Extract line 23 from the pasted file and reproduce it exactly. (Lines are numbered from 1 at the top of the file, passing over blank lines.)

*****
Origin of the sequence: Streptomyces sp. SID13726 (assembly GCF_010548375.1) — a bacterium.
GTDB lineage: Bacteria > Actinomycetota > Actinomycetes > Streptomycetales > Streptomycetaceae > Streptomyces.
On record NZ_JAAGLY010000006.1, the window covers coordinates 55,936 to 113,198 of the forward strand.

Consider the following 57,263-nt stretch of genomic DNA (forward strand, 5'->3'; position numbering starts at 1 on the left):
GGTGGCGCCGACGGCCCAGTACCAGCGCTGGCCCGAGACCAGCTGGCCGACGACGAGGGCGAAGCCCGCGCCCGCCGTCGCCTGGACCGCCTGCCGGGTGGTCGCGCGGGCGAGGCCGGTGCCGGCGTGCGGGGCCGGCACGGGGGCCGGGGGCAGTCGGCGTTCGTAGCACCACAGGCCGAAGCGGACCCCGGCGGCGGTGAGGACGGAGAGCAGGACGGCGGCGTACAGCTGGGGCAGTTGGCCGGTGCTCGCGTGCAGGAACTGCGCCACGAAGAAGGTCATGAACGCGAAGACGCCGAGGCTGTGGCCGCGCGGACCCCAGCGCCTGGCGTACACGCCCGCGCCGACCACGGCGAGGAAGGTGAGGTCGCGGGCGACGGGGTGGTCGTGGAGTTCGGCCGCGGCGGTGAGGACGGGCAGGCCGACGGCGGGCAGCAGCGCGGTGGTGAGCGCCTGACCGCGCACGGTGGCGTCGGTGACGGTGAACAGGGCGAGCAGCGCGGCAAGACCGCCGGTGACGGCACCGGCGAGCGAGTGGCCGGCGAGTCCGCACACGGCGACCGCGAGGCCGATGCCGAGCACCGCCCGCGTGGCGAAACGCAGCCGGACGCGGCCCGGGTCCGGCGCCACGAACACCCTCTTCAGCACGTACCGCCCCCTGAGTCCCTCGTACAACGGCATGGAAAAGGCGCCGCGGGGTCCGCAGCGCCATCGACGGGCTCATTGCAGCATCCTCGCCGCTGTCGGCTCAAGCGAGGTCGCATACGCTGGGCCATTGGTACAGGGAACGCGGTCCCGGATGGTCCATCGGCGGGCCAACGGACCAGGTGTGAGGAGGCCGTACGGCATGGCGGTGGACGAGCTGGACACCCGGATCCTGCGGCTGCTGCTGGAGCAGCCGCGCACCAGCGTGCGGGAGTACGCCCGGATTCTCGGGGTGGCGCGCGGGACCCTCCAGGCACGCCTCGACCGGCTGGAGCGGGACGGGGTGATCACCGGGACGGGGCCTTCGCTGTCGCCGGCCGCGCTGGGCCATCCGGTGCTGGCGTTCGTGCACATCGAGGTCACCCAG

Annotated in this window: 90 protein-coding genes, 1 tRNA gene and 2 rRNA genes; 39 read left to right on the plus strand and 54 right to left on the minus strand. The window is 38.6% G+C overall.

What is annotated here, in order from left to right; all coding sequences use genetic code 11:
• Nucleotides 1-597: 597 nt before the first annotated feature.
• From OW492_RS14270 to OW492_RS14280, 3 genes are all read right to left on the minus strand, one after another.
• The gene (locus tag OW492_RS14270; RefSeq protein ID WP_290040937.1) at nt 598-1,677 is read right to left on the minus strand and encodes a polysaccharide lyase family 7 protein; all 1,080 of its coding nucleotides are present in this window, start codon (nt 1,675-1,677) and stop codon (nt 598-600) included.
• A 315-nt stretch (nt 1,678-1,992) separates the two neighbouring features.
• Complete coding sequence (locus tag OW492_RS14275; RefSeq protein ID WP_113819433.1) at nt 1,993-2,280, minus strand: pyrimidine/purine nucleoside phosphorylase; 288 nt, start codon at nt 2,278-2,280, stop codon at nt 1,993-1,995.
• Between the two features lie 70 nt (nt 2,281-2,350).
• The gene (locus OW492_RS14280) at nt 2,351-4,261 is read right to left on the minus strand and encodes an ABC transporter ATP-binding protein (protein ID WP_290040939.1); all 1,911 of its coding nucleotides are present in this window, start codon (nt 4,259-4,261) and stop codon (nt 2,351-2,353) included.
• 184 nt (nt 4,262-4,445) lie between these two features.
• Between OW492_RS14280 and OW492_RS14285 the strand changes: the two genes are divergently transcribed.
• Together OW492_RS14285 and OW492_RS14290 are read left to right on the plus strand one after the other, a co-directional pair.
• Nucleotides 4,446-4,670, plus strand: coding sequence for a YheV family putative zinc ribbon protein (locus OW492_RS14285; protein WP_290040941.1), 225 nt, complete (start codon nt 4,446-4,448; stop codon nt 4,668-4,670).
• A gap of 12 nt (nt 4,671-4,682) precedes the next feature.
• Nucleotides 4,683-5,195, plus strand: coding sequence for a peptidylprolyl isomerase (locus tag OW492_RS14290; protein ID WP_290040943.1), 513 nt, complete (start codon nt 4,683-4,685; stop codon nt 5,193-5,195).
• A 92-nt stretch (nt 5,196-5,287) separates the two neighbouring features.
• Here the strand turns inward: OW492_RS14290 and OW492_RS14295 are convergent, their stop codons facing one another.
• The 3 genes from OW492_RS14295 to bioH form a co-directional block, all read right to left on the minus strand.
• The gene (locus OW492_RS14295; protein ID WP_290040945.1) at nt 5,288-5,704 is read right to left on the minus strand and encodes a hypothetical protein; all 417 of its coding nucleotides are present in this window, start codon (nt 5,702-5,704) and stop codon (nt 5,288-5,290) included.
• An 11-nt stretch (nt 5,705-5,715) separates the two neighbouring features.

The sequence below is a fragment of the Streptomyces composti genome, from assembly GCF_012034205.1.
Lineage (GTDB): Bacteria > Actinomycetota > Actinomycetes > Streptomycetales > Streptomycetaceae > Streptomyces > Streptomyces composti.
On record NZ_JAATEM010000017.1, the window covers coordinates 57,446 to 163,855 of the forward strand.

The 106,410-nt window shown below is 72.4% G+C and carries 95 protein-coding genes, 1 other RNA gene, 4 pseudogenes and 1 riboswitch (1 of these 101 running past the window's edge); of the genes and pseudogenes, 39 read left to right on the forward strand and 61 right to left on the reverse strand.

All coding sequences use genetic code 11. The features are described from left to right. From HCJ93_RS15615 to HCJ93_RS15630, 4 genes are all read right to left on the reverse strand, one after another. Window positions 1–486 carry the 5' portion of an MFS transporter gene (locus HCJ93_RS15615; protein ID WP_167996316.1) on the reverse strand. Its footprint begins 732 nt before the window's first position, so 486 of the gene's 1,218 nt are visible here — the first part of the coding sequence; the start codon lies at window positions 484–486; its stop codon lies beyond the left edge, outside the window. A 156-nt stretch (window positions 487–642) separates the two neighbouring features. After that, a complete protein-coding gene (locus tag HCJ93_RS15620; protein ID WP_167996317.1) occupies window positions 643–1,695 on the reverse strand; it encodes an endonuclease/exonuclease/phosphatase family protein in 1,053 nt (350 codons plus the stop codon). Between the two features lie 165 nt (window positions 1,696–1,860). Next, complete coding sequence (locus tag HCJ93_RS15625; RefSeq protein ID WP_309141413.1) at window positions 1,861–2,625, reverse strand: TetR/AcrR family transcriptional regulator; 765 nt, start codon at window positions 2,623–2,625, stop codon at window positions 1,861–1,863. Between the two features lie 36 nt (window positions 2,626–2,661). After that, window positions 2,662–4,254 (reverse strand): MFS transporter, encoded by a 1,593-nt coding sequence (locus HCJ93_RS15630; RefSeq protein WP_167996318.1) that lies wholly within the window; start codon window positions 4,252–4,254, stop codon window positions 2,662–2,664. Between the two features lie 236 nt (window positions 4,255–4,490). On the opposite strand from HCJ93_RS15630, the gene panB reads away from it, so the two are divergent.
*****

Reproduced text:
• The 3 genes from OW492_RS14295 to bioH form a co-directional block, all read right to left on the minus strand.